This week’s tour topic is: MUSICIANS/BARDS
BARDS often join questing parties and provide entertainment around the campfire. Sometimes their music even holds a little bit of magic. Or a clue to an ancient mystery. Or…
Well, if this week's topic doesn't fill me with guilt for all the absolutely stellar series I've begun over the years, but have yet to finish! Sure, I could talk about Tom Bombadil from Lord of the Rings, Thom Merrlin and the gleemen of Wheel of Time, or the Free Bards of Mercedes Lackey, but let us sing of tales where music has power, and where the bards are heroes . . .
Actually, I'll type, and you sing - I'd rather not scare my readers away. :)
The Spellsong Cycle is actually the second series from L.E. Modesitt, Jr. that I've begun, thoroughly enjoyed, and yet somehow failed to follow through to the end. It's a series that begins with a traditional bit of portal fantasy, taking a small-time opera singer from our world, and establishing her as a powerful sorceress in the world of Erde. Here, music is magic, but it's only ever been something sung, and even relatively minor accomplishments are exhausting. Anna brings in instruments to accompany her voice, along with other spellsingers to sing with her in harmony, allowing her to create truly awesome (and terrifying) feats of magic, from the building of bridges to the annihilation of an entire battlefield. Initially, it bothered me that Anna learns so quickly, and that her magic escalates exponentially, but once Modesitt starts exploring the consequences of unbridled, unchecked power, that's where the series really gets interesting.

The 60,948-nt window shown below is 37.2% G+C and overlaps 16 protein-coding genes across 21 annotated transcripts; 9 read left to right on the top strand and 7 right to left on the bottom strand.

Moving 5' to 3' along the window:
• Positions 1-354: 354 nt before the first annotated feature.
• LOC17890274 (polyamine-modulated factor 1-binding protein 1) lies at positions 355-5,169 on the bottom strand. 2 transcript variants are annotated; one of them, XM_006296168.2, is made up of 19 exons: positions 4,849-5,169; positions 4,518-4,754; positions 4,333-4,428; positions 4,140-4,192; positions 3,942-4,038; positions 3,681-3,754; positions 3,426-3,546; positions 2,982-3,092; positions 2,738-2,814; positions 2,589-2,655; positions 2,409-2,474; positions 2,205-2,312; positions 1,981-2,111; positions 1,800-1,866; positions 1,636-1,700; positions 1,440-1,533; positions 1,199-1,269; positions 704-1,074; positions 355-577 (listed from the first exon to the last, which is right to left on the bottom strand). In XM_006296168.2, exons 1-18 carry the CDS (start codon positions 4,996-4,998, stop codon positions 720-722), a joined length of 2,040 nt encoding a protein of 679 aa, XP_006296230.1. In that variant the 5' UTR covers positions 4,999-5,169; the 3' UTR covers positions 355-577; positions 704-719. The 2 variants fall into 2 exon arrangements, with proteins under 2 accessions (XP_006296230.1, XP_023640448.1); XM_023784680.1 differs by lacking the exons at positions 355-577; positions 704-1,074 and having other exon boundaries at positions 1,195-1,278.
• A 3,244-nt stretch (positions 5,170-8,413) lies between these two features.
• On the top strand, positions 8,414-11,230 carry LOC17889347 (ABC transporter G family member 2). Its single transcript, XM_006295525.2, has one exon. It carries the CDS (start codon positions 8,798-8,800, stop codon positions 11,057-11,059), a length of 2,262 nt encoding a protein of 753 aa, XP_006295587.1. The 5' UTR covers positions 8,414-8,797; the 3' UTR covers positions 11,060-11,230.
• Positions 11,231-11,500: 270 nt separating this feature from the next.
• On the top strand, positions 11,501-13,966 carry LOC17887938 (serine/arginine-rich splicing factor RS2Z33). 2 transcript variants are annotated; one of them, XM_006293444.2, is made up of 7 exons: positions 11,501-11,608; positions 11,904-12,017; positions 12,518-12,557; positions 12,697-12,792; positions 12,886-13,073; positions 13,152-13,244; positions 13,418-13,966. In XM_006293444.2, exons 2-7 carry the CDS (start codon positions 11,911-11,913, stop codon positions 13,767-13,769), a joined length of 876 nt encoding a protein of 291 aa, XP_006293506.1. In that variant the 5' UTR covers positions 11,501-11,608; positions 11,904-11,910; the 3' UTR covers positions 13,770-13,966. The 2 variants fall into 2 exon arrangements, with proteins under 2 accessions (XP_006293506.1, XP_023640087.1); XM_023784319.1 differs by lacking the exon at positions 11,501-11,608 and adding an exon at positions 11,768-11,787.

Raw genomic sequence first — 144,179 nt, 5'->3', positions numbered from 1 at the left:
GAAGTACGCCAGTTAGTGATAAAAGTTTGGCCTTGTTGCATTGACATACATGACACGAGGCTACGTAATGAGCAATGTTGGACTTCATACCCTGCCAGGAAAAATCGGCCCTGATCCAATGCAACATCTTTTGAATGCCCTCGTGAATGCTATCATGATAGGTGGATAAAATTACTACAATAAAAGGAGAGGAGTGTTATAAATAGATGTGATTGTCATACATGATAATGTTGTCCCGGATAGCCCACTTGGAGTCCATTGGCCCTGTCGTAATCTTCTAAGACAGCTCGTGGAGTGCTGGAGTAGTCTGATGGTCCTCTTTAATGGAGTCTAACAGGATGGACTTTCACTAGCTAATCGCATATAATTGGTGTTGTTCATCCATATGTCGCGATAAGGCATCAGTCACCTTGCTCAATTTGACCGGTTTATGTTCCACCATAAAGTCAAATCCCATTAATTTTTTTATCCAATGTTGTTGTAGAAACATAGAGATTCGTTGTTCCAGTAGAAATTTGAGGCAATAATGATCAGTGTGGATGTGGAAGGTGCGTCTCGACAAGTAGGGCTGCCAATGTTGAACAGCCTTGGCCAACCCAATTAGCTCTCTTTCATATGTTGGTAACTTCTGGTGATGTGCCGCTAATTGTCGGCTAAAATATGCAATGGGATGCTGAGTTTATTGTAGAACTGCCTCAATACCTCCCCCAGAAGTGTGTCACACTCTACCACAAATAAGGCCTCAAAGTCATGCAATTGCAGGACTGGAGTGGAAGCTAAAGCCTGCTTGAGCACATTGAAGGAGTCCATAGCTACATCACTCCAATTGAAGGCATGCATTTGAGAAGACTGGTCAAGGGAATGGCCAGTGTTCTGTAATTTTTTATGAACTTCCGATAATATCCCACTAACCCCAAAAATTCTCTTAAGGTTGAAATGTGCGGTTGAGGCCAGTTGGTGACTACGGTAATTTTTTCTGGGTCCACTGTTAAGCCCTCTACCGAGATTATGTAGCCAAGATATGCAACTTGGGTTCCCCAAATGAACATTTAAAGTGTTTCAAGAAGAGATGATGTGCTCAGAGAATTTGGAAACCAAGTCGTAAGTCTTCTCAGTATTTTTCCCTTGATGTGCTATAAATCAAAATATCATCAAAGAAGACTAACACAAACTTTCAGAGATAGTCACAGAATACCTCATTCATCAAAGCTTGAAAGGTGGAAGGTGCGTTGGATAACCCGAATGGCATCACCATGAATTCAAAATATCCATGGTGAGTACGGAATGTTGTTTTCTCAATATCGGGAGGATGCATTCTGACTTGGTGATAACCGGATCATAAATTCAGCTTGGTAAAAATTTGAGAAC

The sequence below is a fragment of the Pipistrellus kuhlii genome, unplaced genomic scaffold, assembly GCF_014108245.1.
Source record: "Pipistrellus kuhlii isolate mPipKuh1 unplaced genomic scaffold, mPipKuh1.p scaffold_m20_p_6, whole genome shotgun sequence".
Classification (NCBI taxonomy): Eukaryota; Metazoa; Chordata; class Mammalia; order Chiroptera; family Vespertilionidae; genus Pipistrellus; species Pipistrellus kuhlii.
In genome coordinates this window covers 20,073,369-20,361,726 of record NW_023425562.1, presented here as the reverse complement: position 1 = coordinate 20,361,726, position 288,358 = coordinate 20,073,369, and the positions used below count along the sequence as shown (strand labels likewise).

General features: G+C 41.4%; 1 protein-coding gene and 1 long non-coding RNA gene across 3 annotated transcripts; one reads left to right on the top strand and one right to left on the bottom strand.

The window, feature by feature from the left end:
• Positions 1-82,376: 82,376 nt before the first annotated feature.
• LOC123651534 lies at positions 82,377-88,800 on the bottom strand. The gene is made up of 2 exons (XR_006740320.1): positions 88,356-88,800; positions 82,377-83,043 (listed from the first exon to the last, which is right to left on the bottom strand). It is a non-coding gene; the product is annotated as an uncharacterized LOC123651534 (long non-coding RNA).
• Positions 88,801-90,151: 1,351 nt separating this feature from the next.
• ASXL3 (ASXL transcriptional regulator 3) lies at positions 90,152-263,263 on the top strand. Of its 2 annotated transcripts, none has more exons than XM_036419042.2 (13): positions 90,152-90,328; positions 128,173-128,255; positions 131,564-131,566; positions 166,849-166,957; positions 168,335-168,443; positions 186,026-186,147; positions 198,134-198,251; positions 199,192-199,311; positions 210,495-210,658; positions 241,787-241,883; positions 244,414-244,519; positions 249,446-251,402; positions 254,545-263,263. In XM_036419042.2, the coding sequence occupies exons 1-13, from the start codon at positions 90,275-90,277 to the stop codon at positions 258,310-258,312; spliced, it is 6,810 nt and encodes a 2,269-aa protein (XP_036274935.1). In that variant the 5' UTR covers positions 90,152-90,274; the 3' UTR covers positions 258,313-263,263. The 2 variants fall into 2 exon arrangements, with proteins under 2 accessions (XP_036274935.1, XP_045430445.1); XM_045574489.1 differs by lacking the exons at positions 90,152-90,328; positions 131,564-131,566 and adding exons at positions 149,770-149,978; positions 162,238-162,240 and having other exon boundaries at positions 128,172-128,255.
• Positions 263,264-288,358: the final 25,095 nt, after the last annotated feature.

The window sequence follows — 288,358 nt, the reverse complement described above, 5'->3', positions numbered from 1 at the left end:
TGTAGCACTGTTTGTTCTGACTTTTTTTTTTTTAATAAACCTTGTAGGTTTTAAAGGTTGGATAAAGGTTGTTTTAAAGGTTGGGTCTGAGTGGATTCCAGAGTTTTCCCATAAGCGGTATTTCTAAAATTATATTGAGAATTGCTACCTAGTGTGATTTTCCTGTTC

The Symphony of Ages series from Elizabeth Haydon, meanwhile, is pure epic fantasy - no portals involved. Rhapsody is a singer, descended from a half-elven lineage, who can channel music through her voice. She is also a Namer, with magic powerful enough to literally rename people, forcing them to adopt a new persona. There's a bit of romance mixed in with the adventure and the drama, and her magic lacks the flashy 'awe' of Anna's, but it's immensely powerful in its own right, reshaping reality, with all the consequences and threads you can imagine. The quest/journey element of the first book does get a bit tiresome (they spend forever travelling through a magic underground tunnel), but it's necessary to bring the characters together, refine their magical essences, and establish them for the series to come.
Wars of Light and Shadow series by Janny Wurts bards are able to harness, shape, and cast incredible magical forces through both voice and instruments, with the complexity of the music contributing to the overall effect. Arithon s'Ffalenn is the primary bard here, one of two protagonists, trained in magecraft to be the Masterbard of Athera. His 'weapon' of choice is a lyranthe, a stringed instrument that is capable of producing the complex tonal harmonics needed to harness the magic of his trained voice. It is said that "a bard with a lyranthe can make a symphony unto himself," which elevates the magic here to a level even more impressive than that of Modesitt's world. Arithon, as Masterbard, is able to perform intimate magics, manipulating human emotions, and even stylistic spells, destroying entire cities and changing the course of the seasons.
The Quarters Novels by Tanya Huff, who may not be as powerful as some of those we've already discussed, but whose social structure is probably the most fascinating and well-developed. These books are set in a world where bards are as much messengers as magicians, travelling throughout the kingdom as emissaries of the King. These bards forsake all other allegiances, loyalties, and family ties to study at the Bardic Hall, where they learn to sing the 'kigh' (elemental spirits) into doing their bidding. Princess Annice is the heroine of the first book, renouncing her royal blood and privileges to learn magic, but she's as much a fugitive as a heroine (aided and abetted by her lesbian partner), owing to a forbidden pregnancy and her rescue of the unborn child's father.